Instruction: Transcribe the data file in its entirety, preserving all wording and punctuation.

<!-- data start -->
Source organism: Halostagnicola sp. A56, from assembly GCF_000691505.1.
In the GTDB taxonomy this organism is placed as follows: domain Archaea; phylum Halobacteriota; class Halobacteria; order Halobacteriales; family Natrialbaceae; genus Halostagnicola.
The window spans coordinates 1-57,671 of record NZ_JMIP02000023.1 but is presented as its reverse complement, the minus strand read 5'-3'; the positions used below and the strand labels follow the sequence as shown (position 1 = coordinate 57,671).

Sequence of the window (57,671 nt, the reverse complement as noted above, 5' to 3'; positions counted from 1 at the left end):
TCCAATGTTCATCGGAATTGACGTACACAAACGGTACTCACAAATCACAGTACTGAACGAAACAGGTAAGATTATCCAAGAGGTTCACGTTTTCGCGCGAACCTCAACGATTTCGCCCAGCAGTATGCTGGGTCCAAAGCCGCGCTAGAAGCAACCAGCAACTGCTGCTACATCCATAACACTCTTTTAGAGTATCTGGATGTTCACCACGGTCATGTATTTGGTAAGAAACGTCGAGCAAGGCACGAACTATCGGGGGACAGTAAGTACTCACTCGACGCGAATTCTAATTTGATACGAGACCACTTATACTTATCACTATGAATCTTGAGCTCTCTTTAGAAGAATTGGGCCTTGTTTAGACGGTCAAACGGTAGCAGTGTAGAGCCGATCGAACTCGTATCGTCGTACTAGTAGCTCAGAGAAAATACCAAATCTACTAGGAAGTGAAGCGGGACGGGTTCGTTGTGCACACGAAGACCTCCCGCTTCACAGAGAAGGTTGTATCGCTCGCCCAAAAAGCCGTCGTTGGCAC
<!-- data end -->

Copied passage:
Source organism: Halostagnicola sp. A56, from assembly GCF_000691505.1.
In the GTDB taxonomy this organism is placed as follows: domain Archaea; phylum Halobacteriota; class Halobacteria; order Halobacteriales; family Natrialbaceae; genus Halostagnicola.
The window spans coordinates 1-57,671 of record NZ_JMIP02000023.1 but is presented as its reverse complement, the minus strand read 5'-3'; the positions used below and the strand labels follow the sequence as shown (position 1 = coordinate 57,671).

Sequence of the window (57,671 nt, the reverse complement as noted above, 5' to 3'; positions counted from 1 at the left end):
TCCAATGTTCATCGGAATTGACGTACACAAACGGTACTCACAAATCACAGTACTGAACGAAACAGGTAAGATTATCCAAGAGGTTCACGTTTTCGCGCGAACCTCAACGATTTCGCCCAGCAGTATGCTGGGTCCAAAGCCGCGCTAGAAGCAACCAGCAACTGCTGCTACATCCATAACACTCTTTTAGAGTATCTGGATGTTCACCACGGTCATGTATTTGGTAAGAAACGTCGAGCAAGGCACGAACTATCGGGGGACAGTAAGTACTCACTCGACGCGAATTCTAATTTGATACGAGACCACTTATACTTATCACTATGAATCTTGAGCTCTCTTTAGAAGAATTGGGCCTTGTTTAGACGGTCAAACGGTAGCAGTGTAGAGCCGATCGAACTCGTATCGTCGTACTAGTAGCTCAGAGAAAATACCAAATCTACTAGGAAGTGAAGCGGGACGGGTTCGTTGTGCACACGAAGACCTCCCGCTTCACAGAGAAGGTTGTATCGCTCGCCCAAAAAGCCGTCGTTGGCAC